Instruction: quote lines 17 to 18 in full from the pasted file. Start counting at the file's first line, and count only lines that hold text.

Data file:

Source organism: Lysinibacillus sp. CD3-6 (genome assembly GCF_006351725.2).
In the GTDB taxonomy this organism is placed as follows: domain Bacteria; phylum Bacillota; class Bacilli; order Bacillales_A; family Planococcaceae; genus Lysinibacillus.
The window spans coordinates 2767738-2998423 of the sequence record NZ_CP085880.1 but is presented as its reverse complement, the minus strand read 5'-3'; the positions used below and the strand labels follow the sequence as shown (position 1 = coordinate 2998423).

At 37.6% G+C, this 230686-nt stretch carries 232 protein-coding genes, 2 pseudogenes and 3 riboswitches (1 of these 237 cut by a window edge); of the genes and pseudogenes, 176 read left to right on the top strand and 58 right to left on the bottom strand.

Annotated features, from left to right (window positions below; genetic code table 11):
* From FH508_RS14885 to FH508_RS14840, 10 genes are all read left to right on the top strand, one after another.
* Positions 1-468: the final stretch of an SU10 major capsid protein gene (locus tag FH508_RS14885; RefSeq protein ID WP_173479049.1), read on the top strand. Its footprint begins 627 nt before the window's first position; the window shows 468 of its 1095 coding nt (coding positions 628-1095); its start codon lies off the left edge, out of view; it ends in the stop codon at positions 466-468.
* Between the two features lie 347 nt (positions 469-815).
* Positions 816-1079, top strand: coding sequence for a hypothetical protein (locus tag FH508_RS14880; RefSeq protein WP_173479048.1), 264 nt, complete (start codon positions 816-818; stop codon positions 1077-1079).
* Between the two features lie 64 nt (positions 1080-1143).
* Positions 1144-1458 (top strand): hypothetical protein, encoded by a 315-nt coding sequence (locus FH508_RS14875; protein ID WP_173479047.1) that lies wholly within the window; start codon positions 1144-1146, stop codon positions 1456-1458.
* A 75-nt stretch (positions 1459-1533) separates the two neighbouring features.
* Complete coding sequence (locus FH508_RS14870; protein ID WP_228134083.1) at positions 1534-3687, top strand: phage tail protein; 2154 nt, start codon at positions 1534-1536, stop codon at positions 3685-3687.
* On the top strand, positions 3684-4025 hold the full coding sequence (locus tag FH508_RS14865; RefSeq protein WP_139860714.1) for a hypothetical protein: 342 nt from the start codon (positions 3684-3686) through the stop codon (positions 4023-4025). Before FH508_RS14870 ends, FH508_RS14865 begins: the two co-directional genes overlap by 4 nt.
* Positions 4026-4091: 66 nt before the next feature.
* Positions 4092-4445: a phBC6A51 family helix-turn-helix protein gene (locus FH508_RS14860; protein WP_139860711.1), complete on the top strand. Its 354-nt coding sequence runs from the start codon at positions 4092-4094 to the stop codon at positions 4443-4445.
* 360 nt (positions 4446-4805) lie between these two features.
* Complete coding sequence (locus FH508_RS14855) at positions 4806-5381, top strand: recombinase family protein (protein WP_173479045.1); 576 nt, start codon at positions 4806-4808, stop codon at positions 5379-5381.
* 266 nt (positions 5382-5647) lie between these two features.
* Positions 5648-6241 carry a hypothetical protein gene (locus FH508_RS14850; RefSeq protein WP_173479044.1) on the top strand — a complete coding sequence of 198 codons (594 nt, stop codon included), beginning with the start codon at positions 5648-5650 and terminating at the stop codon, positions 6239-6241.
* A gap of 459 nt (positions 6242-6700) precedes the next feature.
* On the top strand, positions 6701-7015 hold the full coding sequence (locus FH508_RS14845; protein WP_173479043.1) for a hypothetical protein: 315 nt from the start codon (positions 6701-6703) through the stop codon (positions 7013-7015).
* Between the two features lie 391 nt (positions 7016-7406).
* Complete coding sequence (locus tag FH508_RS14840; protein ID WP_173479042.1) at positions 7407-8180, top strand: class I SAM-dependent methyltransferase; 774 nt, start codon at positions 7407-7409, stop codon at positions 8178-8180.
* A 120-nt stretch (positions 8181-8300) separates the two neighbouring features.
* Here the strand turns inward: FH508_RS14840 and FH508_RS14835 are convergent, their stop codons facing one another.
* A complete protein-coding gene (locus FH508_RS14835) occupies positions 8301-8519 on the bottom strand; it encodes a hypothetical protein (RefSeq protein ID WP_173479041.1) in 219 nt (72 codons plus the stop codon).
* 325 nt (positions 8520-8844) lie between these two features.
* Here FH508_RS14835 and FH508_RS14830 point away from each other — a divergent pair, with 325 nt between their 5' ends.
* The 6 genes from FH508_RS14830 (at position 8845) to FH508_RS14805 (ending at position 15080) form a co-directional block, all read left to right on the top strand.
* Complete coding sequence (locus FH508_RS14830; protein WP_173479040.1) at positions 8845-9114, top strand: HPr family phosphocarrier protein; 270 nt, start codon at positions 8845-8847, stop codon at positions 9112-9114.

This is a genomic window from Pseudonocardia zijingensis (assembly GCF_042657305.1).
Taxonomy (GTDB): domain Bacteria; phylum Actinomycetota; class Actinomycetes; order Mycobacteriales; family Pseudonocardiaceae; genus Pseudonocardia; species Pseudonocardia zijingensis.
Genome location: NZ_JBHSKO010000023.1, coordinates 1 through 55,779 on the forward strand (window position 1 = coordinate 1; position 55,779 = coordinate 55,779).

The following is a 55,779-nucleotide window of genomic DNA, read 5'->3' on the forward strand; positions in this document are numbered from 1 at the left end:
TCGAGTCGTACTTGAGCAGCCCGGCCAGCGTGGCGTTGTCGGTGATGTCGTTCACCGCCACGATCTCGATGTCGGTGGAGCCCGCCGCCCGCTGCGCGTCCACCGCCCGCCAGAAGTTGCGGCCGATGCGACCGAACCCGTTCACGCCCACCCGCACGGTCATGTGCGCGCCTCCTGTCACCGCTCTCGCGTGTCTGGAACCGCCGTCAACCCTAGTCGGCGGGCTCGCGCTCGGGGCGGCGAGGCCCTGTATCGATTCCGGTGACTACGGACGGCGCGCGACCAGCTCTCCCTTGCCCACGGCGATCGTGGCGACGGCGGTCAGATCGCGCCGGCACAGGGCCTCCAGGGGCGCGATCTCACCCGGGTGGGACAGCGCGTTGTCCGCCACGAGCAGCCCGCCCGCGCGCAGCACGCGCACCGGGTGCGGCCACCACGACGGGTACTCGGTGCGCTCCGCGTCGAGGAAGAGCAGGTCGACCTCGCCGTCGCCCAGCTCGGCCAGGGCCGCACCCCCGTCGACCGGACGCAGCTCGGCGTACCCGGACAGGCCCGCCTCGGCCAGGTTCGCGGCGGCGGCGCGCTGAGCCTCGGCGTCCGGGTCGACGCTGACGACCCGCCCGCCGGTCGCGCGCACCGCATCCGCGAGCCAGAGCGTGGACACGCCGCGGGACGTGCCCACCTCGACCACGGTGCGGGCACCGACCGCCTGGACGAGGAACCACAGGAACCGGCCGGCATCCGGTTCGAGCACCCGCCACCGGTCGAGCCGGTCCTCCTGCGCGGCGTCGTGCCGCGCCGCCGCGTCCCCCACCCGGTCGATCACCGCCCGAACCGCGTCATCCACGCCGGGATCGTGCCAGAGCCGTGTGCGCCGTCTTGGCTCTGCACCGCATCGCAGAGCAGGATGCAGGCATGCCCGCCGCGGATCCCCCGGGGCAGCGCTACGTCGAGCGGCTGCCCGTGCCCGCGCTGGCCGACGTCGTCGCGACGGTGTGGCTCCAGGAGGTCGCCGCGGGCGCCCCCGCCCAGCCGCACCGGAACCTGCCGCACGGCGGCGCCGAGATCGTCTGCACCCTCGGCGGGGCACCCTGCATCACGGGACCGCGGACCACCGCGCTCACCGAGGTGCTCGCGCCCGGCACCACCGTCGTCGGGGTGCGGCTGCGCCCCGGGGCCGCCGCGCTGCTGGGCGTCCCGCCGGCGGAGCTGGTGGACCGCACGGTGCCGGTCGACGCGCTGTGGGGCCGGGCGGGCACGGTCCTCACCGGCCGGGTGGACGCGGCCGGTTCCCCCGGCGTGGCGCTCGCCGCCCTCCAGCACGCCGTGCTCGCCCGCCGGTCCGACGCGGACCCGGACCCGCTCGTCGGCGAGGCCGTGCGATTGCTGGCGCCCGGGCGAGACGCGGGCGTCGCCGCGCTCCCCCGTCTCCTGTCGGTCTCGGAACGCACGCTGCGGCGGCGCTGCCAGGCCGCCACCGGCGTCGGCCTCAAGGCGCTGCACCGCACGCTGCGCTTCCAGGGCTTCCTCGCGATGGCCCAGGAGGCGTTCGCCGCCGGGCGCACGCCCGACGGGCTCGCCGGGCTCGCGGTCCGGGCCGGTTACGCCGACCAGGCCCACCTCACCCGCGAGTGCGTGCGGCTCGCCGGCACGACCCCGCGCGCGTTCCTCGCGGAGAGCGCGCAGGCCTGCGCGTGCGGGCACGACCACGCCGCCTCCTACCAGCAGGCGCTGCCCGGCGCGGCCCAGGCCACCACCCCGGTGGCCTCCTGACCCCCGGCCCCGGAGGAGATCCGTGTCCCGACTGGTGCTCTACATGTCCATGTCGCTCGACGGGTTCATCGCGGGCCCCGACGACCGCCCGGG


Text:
* 360 nt (positions 4446-4805) lie between these two features.
* Complete coding sequence (locus FH508_RS14855) at positions 4806-5381, top strand: recombinase family protein (protein WP_173479045.1); 576 nt, start codon at positions 4806-4808, stop codon at positions 5379-5381.